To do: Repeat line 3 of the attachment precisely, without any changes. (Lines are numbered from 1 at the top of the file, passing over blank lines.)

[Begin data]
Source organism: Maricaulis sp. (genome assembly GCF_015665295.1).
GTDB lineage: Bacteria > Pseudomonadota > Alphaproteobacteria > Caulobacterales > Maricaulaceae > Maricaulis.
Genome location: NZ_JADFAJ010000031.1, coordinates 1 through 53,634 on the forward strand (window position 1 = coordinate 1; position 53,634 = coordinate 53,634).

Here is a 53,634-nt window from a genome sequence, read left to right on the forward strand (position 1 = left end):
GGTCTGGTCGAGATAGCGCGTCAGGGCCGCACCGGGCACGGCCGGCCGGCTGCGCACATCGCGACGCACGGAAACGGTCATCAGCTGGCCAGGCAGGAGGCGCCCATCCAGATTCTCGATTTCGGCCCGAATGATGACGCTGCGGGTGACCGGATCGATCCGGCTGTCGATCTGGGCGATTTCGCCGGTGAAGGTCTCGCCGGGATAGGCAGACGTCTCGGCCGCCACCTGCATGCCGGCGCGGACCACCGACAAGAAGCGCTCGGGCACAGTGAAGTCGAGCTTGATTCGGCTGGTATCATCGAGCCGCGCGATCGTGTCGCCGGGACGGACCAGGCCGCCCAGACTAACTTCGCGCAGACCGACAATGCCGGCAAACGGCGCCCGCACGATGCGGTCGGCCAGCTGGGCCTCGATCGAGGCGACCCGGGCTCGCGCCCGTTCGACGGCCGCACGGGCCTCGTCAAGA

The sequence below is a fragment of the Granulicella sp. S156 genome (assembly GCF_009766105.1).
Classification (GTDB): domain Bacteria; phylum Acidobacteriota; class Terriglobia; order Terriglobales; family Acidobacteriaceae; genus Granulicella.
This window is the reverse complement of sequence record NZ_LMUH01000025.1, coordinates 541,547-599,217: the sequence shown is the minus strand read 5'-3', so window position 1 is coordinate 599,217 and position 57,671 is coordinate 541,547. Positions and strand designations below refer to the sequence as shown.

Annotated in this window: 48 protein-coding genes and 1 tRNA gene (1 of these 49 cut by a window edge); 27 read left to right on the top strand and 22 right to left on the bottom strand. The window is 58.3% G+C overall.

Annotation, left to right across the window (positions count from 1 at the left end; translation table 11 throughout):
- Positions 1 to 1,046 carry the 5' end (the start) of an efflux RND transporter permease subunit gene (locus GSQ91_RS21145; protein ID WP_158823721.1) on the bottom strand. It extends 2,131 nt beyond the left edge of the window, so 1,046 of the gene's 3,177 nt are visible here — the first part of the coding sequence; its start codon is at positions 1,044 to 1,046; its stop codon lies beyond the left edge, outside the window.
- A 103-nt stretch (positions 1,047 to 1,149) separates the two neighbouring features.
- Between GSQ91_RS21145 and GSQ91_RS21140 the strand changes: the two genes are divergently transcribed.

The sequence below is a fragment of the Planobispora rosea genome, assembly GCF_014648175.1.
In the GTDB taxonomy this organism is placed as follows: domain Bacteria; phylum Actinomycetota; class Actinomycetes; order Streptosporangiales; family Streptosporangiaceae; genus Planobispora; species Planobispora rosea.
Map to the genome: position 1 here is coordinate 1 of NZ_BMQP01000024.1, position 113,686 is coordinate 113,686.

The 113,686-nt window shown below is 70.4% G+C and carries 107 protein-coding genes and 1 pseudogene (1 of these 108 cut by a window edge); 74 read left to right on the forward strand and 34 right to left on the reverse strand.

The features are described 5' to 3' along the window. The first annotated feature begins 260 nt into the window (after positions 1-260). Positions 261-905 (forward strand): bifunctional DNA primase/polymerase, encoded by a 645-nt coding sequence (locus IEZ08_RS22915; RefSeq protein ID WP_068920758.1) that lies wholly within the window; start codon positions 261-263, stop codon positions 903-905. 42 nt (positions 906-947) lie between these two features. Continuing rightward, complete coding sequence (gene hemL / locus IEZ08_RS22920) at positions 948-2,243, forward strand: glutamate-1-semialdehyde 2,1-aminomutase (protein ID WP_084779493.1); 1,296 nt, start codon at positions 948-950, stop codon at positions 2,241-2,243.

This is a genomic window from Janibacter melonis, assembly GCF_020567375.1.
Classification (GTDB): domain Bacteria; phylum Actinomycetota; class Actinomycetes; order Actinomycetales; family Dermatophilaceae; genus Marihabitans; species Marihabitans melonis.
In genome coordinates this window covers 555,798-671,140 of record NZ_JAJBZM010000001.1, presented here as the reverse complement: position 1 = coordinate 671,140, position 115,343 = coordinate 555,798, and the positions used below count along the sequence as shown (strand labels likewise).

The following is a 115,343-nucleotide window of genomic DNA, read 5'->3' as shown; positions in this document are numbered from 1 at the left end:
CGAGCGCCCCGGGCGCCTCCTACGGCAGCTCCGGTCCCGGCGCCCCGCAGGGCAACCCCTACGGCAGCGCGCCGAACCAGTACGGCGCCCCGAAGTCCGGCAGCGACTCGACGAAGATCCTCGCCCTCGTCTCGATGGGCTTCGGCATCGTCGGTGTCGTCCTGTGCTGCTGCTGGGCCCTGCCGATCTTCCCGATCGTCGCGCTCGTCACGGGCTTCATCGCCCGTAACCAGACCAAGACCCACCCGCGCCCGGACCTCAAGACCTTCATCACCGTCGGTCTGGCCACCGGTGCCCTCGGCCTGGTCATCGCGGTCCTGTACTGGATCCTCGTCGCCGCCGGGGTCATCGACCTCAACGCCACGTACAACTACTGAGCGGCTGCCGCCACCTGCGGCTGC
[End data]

Genome location: NZ_JADFAJ010000031.1, coordinates 1 through 53,634 on the forward strand (window position 1 = coordinate 1; position 53,634 = coordinate 53,634).